Letter to the Editors of The Johns Hopkins News-Letter
The Johns Hopkins News-Letter article entitled “University suspends professor for ‘hostile’ classroom environment” tried to provide a balanced picture of a classroom environment that supposedly lay behind my suspension by Dean of the Krieger School of Arts and Sciences Beverly Wendland on Dec. 8 after I had been barred by Campus Security officials from entering my classroom on Dec. 6 to give my second-to-last lecture of the course. This picture is not balanced, partly because key information was not available to the authors and partly because some of the anonymous complaints are totally false. The most important points in rebuttal are as follows.The suspension could not have anything to do with an investigation of the student complaints. I just learned today (Dec. 14) from Sara Slaff in the Office of Institutional Equity, who is the person overseeing the investigation, that it has not even started since the students who made anonymous complaints requested that no investigation begin before final grades were in and this was agreed to.
So what explains my being barred from the classroom by presumably armed security officials and then suspended by Dean Wendland?Perhaps it was that my lecture for that day was on trade policy and the environment in which I was to present slides based on the work of some of the most noted climatologists and atmospheric scientists in the world indicating that the underlying basis for the claim for human man made global warming was indeed badly flawed. This dogma is the Holy Grail of the Left seeking reasons for political control over much economic activity and the minds of the young, and trade restrictions on countries not following a growth constraining policy limiting use of fossil fuels. Perhaps it was that I had circulated memos to the Chairman of the Department of Economics, the Economics Faculty and the Dean that questioned the rationale for an Office of Institutional Equity that seemed perfectly aligned with enforcing Political Correctness rather than fostering an educational environment of open debate and hard argument on which independent thinking depends. Perhaps it was because I had circulated student comments that endorsed the intellectual environment in my class and damned the requirement that their thoughts correspond to the ideologies of their professors in other courses, with some of these statements saying that mine was the only course they in which they had found intellectual challenge in their four years at Hopkins. Perhaps it was because I noted that Hopkins was badly in need of the sort of “Statement on Principles of Free Expression” advanced by the University of Chicago in sharp contrast to the meaningless blather about diversity found in official statements by Hopkins.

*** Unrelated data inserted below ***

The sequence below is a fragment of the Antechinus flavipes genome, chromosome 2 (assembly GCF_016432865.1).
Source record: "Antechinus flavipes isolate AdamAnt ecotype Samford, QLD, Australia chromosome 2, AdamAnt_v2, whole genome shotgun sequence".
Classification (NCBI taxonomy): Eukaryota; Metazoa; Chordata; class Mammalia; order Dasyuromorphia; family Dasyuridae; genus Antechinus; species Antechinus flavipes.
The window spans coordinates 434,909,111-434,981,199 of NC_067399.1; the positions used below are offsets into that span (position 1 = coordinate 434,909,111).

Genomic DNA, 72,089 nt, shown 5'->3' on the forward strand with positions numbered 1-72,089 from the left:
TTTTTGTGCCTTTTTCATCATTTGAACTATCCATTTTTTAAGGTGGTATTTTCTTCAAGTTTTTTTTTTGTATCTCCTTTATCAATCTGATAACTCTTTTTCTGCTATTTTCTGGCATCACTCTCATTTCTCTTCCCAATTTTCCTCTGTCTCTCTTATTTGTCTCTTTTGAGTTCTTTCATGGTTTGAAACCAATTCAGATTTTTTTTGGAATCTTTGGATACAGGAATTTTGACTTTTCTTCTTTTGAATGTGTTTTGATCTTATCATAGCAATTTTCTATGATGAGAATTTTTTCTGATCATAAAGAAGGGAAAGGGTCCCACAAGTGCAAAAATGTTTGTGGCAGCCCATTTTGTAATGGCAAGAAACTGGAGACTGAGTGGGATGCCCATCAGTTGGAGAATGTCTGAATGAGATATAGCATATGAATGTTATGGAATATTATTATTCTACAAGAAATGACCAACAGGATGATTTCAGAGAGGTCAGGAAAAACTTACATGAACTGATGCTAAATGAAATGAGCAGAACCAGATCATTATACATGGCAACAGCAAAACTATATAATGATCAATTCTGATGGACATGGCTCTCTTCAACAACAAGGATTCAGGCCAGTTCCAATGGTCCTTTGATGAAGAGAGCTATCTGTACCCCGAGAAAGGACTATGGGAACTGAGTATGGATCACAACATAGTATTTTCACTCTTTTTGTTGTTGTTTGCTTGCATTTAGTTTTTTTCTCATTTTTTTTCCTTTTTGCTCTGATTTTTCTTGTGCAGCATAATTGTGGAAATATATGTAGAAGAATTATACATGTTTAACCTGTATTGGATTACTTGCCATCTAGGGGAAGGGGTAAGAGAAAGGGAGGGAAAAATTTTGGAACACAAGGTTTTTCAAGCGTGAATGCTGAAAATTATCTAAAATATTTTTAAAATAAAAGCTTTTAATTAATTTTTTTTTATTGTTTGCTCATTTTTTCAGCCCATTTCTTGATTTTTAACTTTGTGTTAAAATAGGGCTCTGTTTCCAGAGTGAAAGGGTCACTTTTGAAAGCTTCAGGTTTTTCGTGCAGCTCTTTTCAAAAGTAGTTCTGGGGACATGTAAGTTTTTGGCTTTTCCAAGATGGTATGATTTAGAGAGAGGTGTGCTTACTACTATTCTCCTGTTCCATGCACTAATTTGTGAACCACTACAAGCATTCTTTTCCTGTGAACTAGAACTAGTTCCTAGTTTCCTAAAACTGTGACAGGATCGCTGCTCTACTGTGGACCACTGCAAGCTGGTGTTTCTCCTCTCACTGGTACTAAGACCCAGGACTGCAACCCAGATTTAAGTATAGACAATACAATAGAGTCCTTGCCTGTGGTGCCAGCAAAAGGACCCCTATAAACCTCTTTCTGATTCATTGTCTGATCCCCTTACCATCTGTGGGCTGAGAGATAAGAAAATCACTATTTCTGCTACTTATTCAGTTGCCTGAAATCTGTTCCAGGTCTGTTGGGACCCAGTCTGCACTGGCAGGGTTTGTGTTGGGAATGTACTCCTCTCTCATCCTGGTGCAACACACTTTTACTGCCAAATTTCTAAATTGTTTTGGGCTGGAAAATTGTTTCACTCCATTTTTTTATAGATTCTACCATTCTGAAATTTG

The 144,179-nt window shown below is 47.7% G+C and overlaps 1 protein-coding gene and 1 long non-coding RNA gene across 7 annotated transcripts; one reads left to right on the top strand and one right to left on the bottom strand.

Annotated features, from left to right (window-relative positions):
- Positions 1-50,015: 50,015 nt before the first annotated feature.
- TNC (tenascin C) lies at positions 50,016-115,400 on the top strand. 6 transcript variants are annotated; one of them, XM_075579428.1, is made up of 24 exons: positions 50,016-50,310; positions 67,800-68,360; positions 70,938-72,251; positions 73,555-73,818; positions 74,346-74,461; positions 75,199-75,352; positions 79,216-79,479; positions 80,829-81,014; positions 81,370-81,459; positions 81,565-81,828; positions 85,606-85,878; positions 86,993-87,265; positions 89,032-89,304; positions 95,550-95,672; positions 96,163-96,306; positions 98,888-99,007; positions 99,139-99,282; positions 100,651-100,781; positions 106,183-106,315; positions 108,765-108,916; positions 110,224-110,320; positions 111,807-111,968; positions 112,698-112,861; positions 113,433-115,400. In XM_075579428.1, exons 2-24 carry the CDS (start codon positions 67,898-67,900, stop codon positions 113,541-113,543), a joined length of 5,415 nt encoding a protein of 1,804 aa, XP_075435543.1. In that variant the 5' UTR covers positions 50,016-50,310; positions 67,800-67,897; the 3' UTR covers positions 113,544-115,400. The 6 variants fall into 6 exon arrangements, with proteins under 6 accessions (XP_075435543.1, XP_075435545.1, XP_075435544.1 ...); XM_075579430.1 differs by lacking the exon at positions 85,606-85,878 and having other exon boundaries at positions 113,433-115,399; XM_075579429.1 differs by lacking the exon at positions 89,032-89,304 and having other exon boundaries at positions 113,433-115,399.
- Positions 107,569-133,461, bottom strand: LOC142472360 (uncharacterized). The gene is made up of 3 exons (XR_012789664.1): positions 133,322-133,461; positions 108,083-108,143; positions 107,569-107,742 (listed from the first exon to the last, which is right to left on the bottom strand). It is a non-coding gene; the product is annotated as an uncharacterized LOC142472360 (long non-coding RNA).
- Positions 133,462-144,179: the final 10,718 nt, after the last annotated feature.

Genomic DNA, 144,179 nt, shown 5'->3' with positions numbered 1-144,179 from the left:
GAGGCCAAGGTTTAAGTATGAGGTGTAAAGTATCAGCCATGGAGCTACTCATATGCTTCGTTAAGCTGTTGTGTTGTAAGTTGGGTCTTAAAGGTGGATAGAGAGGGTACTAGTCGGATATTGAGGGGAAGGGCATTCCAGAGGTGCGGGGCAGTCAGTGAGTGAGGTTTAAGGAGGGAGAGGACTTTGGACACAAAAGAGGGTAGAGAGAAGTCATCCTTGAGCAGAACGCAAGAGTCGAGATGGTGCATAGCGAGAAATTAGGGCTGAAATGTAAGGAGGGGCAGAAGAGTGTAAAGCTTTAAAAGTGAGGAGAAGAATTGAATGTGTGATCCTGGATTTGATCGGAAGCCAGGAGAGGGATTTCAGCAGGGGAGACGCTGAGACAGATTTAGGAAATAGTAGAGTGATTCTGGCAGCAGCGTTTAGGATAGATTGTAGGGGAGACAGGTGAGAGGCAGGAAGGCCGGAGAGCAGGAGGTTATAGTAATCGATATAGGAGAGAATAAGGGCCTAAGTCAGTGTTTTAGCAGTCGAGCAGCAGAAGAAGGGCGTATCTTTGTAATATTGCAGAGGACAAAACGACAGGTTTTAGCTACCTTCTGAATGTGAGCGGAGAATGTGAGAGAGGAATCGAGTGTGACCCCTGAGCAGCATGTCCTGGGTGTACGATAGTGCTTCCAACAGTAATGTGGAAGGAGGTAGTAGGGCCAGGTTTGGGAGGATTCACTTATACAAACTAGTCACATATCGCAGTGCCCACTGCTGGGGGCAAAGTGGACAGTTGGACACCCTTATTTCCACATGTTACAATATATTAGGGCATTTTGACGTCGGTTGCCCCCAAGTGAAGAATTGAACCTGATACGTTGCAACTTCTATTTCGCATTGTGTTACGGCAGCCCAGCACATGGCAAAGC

Of course, the above factors could not be the stated reason for my suspension. Instead, the administration cited uninvestigated complaints about the course by students schooled in political correctness. As with most such complaints, the person out of step with Political Correctness is condemned not only for being wrong but for being evil, with the usual epithets of racist, misogynist and bigot laid at my doorstep. Such epithets are not deserving of a response and by now are properly discounted by any thinking person. There is however one statement in The News-Letter that I find particularly objectionable, to wit:
“Several times, people did speak up and contradict him. He would be very dismissive and counter that in a condescending way like, ‘Oh, well you don’t know what you’re talking about. You’re just children and students,’” she said. “He wasn’t creating an environment where things could be discussed, and you could have a back and forth, like a respectful dialogue.”
Despite editors of The News-Letter telling me that this anonymous statement was sufficiently verified, it is a total fabrication. The only time in six years of teaching this course that I have said anything remotely related to this was to advise students not be dogmatic in the views they hold at their young ages since if they keep an open mind and develop intellectually these opinions are likely to change over time. I begin my courses with a slide showing the wide diversity of opinion on many of the issues to be discussed in the course by professional economists, with many Nobel Laureates on different sides of the issues — trying to get students to make up their own minds.
A final aspect to the stain on the University’s academic integrity implicit in my suspension was raised in conversation with a long term Hopkins faculty member who I had lunch with on the day I first heard of student complaints. Student complaints were not brought up at our lunch, but he did lament the extent to which the faculty had lost control of the University to the administrators. I think he is right on this point and that this reflects the increased impact of government regulations on the running of universities, which puts more power in the hands of the administrators who interpret and enforce regulations designed by politicians with a poor idea of the proper function of a university, many of which are geared to supporting political correctness. I doubt if my case would have ever been brought up, never mind mishandled in such an incompetent way, if not for this shift in power away from faculty.
Trent Bertrand has taught at Johns Hopkins University, Cornell University, Princeton University, Binghamton University, Vanderbilt University, the University of Hawaii in the U.S., Queen’s University, McGill University in Canada and Thammassat University in Thailand. He has worked and lectured in over 40 countries around the world. Files on the email chain and student comments on the course relevant to my suspension are available by request from email@example.com or firstname.lastname@example.org.